Newbie in the Spartina Grass..

When today on a high Tide..Yates Creek North of Keyton Beach.
Google Earth  some Rock bars and off I went.
Tide was too high to really spot or work the Bars so I ended up tight inside the Grass line. 
Ballyhoo..Boy was I surprised..Lot's of them in a foot of water.
Now I've caught plenty of them over the Patch Reefs in the Keys and Bahamas for Sails and Dolphin...20 to 30 Ft...What the heck are they doing in a foot ?

Anyways all I saw was a 30 pound Red..Glad he didn't hit cause I'd still be there fighting him on 12 pound line.
Will more Reds invade the Grass as it cools off ?
I Really like Sight fishing and I'm hoping it get's busy in the Grass.
BTW , A First today. I was moving about a mile to other Bars so I just slow trolled a gold spoon and caught 1 Red and 2 Trout easing along eating lunch.
One day I'm gonna be a Guide...winning..
Killin and Grillin :grin

Replies

  • LTownSteveLTownSteve Lakeland/YankeetownPosts: 13 Greenhorn
    Are you sure they weren't needlefish?
  • Salty Dawg44Salty Dawg44 Homosassa, FLPosts: 1,053 Officer
    edited October 9 #3
    When I lived Edisto Island in South Carolina, the marsh grass flats stretched from my property clear to the horizon. On a full moon tide in the fall (we called them Marsh Hen tides because that's when we hunted them), The Redfish would come up onto the flooded marsh to feed on the Fiddler Crabs.


     
     They could be spotted tailing as they sucked the crabs out of their burrows. The marsh was hard bottom (except by the many small creeks) and easy to walk and cast to them. We only had about an hour to fish before the tide began to drop. As soon as it changed, the fish would quit feeding and head straight back to the creeks. With a 7 foot tidal range, It would go down fast. I think my dog had as much fun with them as I did. He would charge out and flush them. He never got one, but never gave up either. 



    MY WORST FEAR......THAT WHEN I DIE MY WIFE WILL SELL ALL MY BOATS & FISHING GEAR FOR WHAT I TOLD HER I PAID FOR IT.......

    I may not always agree with what you say,
    but I will always respect your right to be wrong!
  • Turner River TerrorTurner River Terror Posts: 6,808 Admiral
    I thought so at first as well..never seen Ballyhoo in tight like that.
    Cast netted some a few weeks ago..And their Ballyhoo....
    Killin and Grillin :grin
  • ANUMBER1ANUMBER1 Posts: 10,470 AG
    different ballyhoo than down south, found that out tryig to sell them some 30 years back..
    I am glad to only be a bird hunter with bird dogs...being a shooter or dog handler or whatever other niche exists to separate appears to generate far too much about which to worry.
  • navigator2navigator2 Posts: 22,472 AG
    When today on a high Tide..Yates Creek North of Keyton Beach.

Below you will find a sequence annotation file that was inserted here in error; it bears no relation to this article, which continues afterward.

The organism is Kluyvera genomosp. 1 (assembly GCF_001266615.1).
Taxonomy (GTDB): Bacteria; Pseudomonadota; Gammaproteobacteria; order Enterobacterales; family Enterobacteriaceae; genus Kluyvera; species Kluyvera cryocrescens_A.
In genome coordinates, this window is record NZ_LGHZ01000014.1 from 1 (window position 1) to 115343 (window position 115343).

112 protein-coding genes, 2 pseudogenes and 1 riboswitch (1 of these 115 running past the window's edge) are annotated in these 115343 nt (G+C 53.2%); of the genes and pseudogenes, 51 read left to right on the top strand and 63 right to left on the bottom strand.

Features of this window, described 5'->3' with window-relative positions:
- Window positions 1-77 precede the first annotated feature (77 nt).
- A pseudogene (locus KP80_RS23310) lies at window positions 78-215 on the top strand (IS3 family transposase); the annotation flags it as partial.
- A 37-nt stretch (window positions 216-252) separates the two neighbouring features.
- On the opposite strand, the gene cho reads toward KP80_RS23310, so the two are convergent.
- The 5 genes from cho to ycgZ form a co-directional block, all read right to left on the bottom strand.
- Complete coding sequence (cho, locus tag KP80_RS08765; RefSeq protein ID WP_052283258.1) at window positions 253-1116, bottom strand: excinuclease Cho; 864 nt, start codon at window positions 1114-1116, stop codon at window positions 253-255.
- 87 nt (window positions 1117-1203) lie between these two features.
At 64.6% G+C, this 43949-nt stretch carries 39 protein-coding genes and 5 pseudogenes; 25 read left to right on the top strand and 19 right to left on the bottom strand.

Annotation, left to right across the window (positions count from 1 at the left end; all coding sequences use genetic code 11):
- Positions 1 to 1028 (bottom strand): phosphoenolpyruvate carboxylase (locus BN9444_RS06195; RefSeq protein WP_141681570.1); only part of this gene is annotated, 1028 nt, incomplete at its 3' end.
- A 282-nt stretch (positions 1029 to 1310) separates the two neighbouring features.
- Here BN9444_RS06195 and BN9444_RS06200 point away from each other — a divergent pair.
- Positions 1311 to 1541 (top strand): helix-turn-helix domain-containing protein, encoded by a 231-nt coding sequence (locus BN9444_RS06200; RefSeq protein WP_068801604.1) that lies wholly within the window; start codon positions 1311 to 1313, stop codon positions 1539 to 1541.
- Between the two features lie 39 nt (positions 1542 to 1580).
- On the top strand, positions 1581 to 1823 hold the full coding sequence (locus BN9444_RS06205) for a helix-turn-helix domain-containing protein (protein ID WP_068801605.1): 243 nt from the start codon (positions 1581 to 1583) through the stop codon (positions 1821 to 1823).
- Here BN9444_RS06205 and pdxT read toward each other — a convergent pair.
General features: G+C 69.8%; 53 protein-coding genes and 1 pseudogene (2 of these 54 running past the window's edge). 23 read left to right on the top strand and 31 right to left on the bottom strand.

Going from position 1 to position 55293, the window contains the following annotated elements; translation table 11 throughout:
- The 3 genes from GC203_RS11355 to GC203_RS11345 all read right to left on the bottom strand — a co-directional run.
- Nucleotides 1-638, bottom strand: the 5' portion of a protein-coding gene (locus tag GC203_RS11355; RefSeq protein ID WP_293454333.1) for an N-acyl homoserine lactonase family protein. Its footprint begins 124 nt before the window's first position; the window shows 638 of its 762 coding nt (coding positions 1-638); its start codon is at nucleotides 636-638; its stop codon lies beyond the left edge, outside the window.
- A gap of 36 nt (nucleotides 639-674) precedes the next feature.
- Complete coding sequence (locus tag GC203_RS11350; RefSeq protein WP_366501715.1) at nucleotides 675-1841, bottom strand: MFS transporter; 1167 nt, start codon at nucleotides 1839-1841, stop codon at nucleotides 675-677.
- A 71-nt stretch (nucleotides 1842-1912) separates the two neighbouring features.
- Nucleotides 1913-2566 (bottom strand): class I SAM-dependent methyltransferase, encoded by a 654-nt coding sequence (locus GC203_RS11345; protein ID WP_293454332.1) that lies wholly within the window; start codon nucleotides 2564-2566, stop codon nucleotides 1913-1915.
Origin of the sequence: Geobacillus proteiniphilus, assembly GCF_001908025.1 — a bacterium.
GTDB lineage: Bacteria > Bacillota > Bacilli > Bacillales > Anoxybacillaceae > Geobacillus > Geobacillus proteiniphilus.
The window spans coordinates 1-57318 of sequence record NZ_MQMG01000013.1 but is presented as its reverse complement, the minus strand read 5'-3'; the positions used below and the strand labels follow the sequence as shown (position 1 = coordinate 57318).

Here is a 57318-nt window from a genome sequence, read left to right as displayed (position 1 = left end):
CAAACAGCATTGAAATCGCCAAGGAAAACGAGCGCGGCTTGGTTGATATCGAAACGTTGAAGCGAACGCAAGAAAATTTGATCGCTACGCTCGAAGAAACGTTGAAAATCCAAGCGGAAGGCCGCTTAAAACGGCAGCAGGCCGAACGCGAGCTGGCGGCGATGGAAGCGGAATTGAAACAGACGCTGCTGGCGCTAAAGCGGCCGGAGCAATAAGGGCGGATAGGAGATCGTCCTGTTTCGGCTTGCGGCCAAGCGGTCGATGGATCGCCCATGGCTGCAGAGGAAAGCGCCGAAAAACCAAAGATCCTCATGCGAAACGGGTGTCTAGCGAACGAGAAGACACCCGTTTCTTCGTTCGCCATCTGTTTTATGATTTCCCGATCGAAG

Google Earth  some Rock bars and off I went.
    Tide was too high to really spot or work the Bars so I ended up tight inside the Grass line. 
    Ballyhoo..Boy was I surprised..Lot's of them in a foot of water.
    Now I've caught plenty of them over the Patch Reefs in the Keys and Bahamas for Sails and Dolphin...20 to 30 Ft...What the heck are they doing in a foot ?

    Anyways all I saw was a 30 pound Red..Glad he didn't hit cause I'd still be there fighting him on 12 pound line.
    Will more Reds invade the Grass as it cools off ?
    I Really like Sight fishing and I'm hoping it get's busy in the Grass.
    BTW , A First today. I was moving about a mile to other Bars so I just slow trolled a gold spoon and caught 1 Red and 2 Trout easing along eating lunch.
    One day I'm gonna be a Guide...winning..
    The reds move up into the grass around April when the water first starts warming up. They've been there all summer. They now have begun their march into the creeks as of last week. I guess it's something to do with shortening of the days and time of year, because the water is still very warm. The reds and drum are in that grass mostly to eat snails at high tide. If you take a look, the snails leave the mud and climb the green spartina stalks with the rising water. The fiddlers bury up. That's when the fish go in there to whack those snails, like a monkey picking up pecans.
    [SIGPIC][/SIGPIC]
  • surfmansurfman WC FLPosts: 5,981 Admiral
    I've seen them too but they are never very big, only abut 6" max. the ones I've seen anyway.

    In the winter I have slow trolled a jig in the deep canals here in Tampa Bay (Apollo Beach Area), worked pretty good for trout.
    Tight Lines, Steve
    My posts are my opinion only.

    Be thankful we're not getting all the government we're paying for.  Will Rogers
  • SaltygatorvetSaltygatorvet TallahasseePosts: 3,921 Captain
    edited October 9 #8
    They aren’t ballyhoo. They don’t come this far north. They look like ballyhoo but smaller. Can’t remember the name off hand, but not ballyhoo. 
    You should have been here yesterday
  • SaltygatorvetSaltygatorvet TallahasseePosts: 3,921 Captain
    ANUMBER1 said:
    different ballyhoo than down south, found that out tryig to sell them some 30 years back..
    Sorry, didn’t see this
    You should have been here yesterday
  • butchbalbutchbal Posts: 450 Deckhand
    edited October 9 #10
    Balao halfbeak. Great kingfish and spanish bait. 


  • SaltygatorvetSaltygatorvet TallahasseePosts: 3,921 Captain
    balao, that’s it. Thanks Butch, trying to remember that name was driving me crazy
    You should have been here yesterday
  • Soda PopinskiSoda Popinski GrovelandPosts: 11,138 AG
    I saw those a couple weeks ago out in about 26 FOW.   next time i'm going to castnet some and drop em down. 
    People use statistics the way a drunk uses a street light, for support rather than illumination.
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